Living in Hopiland

We arrived at the Hopi Mission School in Kykotsmovi around 4 p.m. on Saturday, May 4th. After getting some dinner at the Hopi Cultural Center, we had an orientation to the religious identity of Hopi from Eric and Jane Polingyouma. Our daily schedule for our time here usually included a lecture in the morning, helping out at the Mission school from 10 a.m. to 1 p.m. and another lecture in the afternoon, followed by dinner and group reflection time.

Our lectures and field trips consisted of:

  • Participating in mass and a feast day of a Navajo Catholic church, St. Joseph’s
  • Hearing about Eric Polingyouma’s research of Hopi ancestral migrations
  • Touring Dawa Park, a site with many Hopi and other native petroglyphs
  • Visiting Old Oraibi, the oldest continuously inhabited village in North America, the Old Walpi pueblo, and the Hopi Heritage Museum
  • Conversations with Danny Hononie, a tribal administrator, Nita Chimerica, a Hopi Christian, and Robert, a Hopi medicine man
  • Introduction to the Hopi Cultural Preservation Office by Stewart Koyiyumptewa

The only way to see Dawa Park’s petroglyphs is in person since any kind of documentation is prohibited. Eric Polingyouma gave his interpretations of some of the symbols along the side of the mesa. He talked about finding symbols similar to these along the trail of Hopi migration from the Guatemala region. The next day, we went to the village of Old Walpi. Our tour guide at Walpi told us about the trails still used today to get up and down the mesas. She told us about how they make bread in their ovens outside the house. We got the opportunity to walk around a Hopi village where there were six kivas and were soon going to be used for the social and religious dances this weekend.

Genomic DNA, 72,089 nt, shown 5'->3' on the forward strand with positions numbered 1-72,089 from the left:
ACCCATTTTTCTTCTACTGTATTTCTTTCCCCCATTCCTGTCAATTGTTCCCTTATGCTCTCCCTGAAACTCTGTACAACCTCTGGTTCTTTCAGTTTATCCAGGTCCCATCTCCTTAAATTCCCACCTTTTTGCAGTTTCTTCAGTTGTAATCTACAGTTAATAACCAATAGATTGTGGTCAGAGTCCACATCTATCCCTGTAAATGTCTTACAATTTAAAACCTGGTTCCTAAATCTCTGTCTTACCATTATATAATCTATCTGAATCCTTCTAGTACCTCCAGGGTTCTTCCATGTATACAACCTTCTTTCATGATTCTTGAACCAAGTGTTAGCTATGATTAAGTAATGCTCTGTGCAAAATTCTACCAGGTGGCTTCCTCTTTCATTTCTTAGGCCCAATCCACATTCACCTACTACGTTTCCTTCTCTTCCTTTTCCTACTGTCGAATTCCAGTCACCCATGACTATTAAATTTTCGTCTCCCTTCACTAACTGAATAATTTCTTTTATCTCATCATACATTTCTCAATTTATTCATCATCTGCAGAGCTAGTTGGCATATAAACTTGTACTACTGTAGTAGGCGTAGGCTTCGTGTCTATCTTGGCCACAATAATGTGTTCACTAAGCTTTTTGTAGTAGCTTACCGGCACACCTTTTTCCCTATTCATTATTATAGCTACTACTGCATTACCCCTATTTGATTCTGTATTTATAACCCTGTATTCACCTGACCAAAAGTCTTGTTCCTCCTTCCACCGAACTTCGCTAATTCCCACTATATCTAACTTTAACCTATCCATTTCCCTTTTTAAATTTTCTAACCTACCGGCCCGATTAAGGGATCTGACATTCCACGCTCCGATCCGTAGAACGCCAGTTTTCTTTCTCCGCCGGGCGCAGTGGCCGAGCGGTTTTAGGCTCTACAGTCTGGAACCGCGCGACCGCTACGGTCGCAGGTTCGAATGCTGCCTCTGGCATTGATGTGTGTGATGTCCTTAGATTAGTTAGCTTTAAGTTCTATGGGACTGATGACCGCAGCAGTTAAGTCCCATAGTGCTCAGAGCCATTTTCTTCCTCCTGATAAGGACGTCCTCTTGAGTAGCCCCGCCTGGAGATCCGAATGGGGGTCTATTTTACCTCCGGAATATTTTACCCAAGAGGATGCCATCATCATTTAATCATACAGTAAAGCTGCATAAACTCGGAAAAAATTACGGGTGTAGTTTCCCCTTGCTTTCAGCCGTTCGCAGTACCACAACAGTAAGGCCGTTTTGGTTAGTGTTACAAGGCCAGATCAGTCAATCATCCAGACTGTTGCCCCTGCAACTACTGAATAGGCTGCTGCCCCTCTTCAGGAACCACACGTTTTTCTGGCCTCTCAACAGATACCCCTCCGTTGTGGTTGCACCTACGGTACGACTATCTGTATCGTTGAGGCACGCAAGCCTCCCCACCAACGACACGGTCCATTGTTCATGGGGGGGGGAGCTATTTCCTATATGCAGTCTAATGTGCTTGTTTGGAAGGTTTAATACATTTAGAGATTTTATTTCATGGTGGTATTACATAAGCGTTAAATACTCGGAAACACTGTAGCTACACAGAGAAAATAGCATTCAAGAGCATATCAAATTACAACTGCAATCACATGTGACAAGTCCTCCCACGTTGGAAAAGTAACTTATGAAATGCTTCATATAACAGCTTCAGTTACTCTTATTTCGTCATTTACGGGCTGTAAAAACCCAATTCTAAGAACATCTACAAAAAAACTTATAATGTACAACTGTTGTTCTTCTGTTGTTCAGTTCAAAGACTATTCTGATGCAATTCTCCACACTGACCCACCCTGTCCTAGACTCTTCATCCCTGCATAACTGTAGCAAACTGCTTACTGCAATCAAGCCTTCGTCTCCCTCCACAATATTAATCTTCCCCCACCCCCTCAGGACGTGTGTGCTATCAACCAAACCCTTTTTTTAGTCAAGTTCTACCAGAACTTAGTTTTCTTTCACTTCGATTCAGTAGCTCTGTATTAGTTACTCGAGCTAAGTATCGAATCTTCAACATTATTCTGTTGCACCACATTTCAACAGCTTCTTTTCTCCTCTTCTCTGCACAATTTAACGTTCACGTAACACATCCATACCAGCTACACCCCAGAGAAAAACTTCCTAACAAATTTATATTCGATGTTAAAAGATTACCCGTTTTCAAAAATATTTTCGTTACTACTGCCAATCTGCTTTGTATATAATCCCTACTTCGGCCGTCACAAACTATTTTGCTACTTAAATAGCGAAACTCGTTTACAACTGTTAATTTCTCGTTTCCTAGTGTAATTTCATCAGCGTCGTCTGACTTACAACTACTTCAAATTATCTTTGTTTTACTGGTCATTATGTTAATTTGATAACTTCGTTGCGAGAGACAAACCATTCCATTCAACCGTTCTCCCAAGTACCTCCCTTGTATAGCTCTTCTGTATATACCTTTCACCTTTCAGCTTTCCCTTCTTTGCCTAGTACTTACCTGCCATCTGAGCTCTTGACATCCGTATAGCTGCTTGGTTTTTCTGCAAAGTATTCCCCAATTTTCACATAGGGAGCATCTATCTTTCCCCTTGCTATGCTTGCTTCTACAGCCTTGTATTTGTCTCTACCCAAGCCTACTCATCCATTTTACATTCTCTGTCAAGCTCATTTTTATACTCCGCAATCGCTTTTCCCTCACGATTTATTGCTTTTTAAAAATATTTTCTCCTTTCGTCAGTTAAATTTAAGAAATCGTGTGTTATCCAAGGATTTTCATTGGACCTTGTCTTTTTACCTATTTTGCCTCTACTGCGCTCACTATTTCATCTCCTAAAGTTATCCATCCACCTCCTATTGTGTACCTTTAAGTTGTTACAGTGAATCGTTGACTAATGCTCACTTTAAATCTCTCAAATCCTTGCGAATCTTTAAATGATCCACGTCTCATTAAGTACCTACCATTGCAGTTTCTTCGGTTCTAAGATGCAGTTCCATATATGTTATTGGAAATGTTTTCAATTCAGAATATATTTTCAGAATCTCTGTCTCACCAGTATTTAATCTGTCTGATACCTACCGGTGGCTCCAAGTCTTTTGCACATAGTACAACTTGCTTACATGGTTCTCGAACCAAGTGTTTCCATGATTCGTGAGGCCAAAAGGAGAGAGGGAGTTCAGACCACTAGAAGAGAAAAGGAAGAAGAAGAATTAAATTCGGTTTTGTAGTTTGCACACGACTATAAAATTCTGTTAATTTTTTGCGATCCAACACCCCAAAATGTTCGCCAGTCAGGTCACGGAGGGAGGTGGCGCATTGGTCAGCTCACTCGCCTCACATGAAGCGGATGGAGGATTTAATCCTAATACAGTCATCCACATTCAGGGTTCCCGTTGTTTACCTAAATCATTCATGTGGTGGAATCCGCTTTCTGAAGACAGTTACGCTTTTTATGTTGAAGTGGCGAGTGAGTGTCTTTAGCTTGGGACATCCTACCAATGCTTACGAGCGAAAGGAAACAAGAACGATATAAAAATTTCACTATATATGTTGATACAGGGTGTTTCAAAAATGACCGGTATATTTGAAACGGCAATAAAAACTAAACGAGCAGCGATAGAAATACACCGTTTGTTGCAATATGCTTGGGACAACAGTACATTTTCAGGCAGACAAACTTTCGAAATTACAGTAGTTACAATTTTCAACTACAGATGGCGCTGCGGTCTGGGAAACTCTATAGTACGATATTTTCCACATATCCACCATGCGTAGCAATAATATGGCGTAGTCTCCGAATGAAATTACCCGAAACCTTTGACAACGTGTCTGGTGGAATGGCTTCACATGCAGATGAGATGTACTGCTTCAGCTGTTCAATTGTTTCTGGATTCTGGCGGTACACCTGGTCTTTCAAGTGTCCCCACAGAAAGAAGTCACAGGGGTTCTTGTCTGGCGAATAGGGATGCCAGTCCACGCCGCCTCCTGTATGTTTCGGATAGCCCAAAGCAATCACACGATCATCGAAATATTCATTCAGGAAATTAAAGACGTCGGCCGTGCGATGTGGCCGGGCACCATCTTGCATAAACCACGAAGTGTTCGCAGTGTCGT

On Wednesday, May 8, we went to the Hopi Cultural Preservation Office where Stewart Koyiyumptewa talked to us about Hopi history and the process of outsiders doing research on Hopi culture. He also asked one of his colleagues to expand on the work the office is doing through the Native American Grave Protection and Repatriation Act (NAGPRA) legislation.

This week has provided many different perspectives on the role of religion, culture, and spirituality in Hopi daily life. We are grateful to all the people who have helped us understand the Hopi better.

For more information on our work at the Hopi Mission School, please see our next blog.

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